Earlier visitors to Portugal considered the Aqueduto das Águas Livres to be the city's loveliest construction. By this they meant the most impressive section of Lisbon's water supply system which spans the Alcântara valley to the northwest of the city.
Watter passes above the valley for 941m/3,088ft. The aqueduct is supported by 35 arches (14 pointed arches in the center and 21 rounded arches at the sides), the tallest of which measures 62m/203ft high and 33.7m/111ft wide.
Aqueduto das Aguas Livres Map
Jul 1 to Oct 31: 10am-5pm; Closed: Mon, Tue, Wed, Thu, Fri
Useful tips: Open for guided tours by appointment.
Footpaths 1.4m/5ft wide run along both sides of the aqueduct at a height of 65.3m/214ft. The section of the aqueduct spanning the Alcântara valley is visible from afar but actually forms only a small part of the 18.6km/11.5mi long pipeline; the full length of the aqueduct, including its tributaries, totals 58km/36mi and 127 arches had to be built. Around Lisbon and within the city itself parts of the Aqueduto das Águas Livres continually appear. In some places the pipeline is supported by pillars, in others, where the water flows underground, only the little ventilation shafts can be seen. The construction of a water pipeline had been under discussion since the time of Manuel I. It was supposed to solve the city's yearly summer water shortage and the ensuing hygiene problems.
For some time the idea of transporting fresh water into the center from the springs (known as "Águas Livres") at Canecas to the north of Lisbon had been considered. During the reign of Joao V, who had a love of anything grandiose, the project was finally tackled. Although sufficient funds were available at that time from Brazilian goldmines, the construction had to be financed through public taxes, as Joao's priorities were for prestigious and sacred buildings. Work on the aqueduct took place over several decades.
Building started in 1731 under the direction of the Italian Antonio Canevari, although shortly afterwards Custódio José Vieira and Manuel da Maia, both Portuguese, took charge. The latter was heavily involved in the reconstruction of Lisbon after the earthquake; he first made his name through the building of the aqueduct, which survived the earthquake undamaged. The crossing of the Alcántara valley was completed in 1748, immediately guaranteeing the city's water supply. The complete water pipeline continued to be worked on until the 19th century. The construction is based on the principle of gravity. Water flows for kilometers into the city at a constant rate, partly underground, partly at ground level or - as at Alcántara valley - at a height of approximately 65m/213ft. The gently sloping style of the aqueduct - at its beginning it measures 178m/584ft high and at its end 94.3m/309ft - meant that water could be transported to Lisbon and collected there at Mae d'Água, a castle surrounded by water at the Jardim das Amoreiras.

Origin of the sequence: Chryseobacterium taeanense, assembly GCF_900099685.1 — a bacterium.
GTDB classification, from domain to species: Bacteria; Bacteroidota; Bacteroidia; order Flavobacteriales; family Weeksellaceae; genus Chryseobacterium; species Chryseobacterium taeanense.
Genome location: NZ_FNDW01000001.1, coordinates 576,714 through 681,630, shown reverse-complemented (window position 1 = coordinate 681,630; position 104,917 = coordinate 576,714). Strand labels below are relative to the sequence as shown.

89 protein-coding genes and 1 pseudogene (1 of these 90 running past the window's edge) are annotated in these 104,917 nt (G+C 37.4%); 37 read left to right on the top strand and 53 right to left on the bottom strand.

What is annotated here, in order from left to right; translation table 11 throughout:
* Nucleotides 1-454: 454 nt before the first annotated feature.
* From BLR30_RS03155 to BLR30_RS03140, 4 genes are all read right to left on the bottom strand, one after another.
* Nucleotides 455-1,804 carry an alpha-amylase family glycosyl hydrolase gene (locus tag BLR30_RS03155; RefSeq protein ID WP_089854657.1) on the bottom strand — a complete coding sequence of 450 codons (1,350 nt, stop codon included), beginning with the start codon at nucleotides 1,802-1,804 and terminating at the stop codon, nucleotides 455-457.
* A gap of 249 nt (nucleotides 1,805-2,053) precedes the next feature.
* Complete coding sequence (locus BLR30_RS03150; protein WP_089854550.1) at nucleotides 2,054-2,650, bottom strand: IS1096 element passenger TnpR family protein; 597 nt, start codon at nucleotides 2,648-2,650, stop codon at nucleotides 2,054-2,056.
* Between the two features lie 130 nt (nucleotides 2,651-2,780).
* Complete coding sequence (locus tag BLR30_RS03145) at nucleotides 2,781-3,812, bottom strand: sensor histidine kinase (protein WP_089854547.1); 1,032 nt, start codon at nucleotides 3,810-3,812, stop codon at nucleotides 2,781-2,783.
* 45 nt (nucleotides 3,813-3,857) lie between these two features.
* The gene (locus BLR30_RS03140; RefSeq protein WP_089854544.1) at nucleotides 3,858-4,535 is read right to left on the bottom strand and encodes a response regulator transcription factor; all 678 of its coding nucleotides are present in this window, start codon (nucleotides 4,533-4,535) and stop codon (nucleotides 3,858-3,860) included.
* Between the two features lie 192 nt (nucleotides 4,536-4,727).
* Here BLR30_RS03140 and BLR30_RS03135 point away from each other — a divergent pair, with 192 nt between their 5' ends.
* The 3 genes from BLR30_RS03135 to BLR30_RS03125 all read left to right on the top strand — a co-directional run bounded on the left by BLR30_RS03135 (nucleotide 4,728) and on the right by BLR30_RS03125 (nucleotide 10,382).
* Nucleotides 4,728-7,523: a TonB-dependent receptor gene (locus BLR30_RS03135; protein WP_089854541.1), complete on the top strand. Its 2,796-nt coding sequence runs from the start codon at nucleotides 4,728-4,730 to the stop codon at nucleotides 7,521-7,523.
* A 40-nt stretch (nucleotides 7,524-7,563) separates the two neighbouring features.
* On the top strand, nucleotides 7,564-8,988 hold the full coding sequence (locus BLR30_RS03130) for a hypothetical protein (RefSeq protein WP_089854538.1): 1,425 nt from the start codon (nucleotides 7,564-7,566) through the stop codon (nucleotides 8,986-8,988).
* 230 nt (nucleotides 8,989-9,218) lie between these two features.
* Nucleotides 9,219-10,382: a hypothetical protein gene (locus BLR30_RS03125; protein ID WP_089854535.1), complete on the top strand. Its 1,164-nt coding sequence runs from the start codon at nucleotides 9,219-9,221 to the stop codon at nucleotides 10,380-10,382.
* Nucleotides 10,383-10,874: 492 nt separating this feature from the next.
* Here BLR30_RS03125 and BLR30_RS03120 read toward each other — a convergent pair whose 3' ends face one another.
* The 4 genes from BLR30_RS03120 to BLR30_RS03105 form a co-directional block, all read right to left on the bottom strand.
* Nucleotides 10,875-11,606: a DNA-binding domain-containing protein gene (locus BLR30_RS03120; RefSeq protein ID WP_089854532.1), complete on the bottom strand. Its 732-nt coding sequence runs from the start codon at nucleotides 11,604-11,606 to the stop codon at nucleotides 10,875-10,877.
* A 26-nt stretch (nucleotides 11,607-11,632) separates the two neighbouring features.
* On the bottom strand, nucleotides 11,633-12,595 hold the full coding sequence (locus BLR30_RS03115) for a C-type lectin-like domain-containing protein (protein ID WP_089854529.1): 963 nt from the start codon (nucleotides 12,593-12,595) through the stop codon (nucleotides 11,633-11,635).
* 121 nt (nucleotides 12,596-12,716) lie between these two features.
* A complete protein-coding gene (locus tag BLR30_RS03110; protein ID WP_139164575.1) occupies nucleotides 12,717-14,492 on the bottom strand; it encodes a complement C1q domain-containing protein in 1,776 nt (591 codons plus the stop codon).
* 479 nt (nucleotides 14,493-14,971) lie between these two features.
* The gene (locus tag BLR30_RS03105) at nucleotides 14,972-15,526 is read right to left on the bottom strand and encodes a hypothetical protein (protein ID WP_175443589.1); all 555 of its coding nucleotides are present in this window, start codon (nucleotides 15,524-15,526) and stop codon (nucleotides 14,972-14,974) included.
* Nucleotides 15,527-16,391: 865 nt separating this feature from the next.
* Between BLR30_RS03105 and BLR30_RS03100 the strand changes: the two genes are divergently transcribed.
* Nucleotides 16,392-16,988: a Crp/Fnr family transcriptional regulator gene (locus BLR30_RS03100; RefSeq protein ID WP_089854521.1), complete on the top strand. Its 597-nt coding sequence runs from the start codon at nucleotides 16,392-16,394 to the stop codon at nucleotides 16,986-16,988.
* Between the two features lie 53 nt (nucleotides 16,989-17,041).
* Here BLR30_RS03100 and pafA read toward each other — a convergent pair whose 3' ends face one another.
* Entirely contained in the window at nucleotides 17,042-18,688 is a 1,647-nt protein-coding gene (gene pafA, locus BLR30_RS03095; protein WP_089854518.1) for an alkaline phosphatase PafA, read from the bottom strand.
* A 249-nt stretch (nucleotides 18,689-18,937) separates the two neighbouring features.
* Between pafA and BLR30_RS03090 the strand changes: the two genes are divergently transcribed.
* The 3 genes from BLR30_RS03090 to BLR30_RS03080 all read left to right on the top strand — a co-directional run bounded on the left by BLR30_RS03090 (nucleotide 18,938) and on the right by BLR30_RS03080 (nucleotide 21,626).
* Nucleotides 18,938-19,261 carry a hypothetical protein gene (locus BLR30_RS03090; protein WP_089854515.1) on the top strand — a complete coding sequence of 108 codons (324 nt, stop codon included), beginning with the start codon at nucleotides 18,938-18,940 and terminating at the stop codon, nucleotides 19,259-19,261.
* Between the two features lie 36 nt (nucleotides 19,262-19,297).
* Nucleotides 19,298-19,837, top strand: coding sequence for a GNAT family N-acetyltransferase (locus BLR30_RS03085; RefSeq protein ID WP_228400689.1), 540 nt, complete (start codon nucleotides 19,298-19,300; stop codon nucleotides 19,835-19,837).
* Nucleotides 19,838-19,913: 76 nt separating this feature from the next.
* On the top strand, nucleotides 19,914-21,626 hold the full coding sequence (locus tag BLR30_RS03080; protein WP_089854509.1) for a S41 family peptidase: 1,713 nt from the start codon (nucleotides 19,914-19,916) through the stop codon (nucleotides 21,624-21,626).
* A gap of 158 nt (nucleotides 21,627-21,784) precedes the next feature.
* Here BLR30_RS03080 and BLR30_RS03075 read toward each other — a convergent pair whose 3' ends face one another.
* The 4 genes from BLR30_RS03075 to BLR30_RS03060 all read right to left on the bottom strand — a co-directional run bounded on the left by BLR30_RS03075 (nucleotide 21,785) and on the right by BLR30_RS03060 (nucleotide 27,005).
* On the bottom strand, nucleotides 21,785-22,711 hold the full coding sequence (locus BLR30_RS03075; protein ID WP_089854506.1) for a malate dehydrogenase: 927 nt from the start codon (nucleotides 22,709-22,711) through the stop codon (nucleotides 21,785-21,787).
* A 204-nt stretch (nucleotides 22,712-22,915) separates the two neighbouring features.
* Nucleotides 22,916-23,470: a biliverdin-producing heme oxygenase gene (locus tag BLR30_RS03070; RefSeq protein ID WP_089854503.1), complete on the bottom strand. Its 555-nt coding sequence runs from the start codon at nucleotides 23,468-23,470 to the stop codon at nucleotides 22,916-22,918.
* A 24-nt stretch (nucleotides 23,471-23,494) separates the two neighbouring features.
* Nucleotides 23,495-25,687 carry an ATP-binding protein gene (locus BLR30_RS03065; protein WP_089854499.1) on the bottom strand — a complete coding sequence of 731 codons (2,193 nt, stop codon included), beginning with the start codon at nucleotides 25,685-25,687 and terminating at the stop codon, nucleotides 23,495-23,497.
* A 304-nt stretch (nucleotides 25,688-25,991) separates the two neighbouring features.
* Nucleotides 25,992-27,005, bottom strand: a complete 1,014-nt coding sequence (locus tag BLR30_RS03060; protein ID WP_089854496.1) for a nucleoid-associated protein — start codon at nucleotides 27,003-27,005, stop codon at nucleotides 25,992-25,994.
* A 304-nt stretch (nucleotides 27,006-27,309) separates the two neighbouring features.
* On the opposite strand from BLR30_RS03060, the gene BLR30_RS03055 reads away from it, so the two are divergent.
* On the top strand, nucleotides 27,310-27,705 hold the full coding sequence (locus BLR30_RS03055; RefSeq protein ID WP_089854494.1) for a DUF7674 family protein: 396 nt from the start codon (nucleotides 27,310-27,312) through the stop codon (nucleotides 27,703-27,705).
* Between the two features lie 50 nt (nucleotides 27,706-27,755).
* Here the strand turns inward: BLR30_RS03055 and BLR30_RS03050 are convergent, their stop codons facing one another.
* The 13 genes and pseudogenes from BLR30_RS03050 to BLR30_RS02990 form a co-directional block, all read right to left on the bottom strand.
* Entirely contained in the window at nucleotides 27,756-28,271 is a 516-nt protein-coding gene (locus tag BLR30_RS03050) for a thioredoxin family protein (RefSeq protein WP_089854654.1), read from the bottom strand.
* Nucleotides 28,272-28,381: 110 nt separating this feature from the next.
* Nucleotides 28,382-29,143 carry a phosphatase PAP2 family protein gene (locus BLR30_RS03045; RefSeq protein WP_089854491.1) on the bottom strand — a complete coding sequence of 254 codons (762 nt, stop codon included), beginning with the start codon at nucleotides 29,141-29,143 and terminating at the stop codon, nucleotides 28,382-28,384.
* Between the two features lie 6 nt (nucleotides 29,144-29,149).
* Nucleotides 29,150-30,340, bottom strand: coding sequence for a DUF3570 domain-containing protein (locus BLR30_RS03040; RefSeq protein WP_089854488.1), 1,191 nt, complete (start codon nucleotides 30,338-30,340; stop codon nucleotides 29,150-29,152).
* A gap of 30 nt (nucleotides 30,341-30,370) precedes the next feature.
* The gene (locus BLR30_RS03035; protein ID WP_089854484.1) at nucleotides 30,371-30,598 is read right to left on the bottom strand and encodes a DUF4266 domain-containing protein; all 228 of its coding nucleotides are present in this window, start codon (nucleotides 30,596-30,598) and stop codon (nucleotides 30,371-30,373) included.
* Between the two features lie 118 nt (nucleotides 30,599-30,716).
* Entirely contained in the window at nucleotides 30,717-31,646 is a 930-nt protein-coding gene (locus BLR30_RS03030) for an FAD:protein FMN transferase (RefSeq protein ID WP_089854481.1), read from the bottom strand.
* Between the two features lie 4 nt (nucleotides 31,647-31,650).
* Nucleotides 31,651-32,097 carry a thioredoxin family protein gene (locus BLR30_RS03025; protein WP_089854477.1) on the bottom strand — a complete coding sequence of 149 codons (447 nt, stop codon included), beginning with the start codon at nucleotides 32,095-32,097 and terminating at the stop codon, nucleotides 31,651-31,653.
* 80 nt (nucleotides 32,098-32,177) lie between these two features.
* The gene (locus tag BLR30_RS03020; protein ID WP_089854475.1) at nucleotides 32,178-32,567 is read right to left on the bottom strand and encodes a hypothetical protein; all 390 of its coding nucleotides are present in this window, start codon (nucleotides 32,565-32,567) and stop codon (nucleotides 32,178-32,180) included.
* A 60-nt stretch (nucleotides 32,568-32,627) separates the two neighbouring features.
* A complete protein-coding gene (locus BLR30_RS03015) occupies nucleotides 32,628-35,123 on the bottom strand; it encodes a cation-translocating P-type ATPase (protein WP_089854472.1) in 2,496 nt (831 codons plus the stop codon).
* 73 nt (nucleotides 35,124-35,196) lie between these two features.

Until 1880 Lisbon's water demands were mostly met by the aqueduct, but then the increasing needs of the growing city rendered its capacity insufficient and a new main was constructed. Although the whole extent of the Aqueduto das Águas Livres could be used in principle today, it was finally closed down.
The Aqueduto das Águas Livres was open to the public until 1853. It served the inhabitants of the suburbs as a short cut across the Alcántara valley. Attacks by the then famous/infamous robber Diogo Alves, who lay in wait for his victims up on the other side, robbed them and pushed them over the edge into the valley below, together with the increasing number of suicides led to the crossing being closed off. For some years the aqueduct was opened at weekends in the summer for visits and for walking across.
At present it is open only to organized groups by prior arrangement. From the aqueduct an interesting view across the Alcántara valley with its network of roads the Tagus can be enjoyed.
The northern view includes the railroad line to Sintra, as it leaves the 2.6km/2mi tunnel which passes under the city.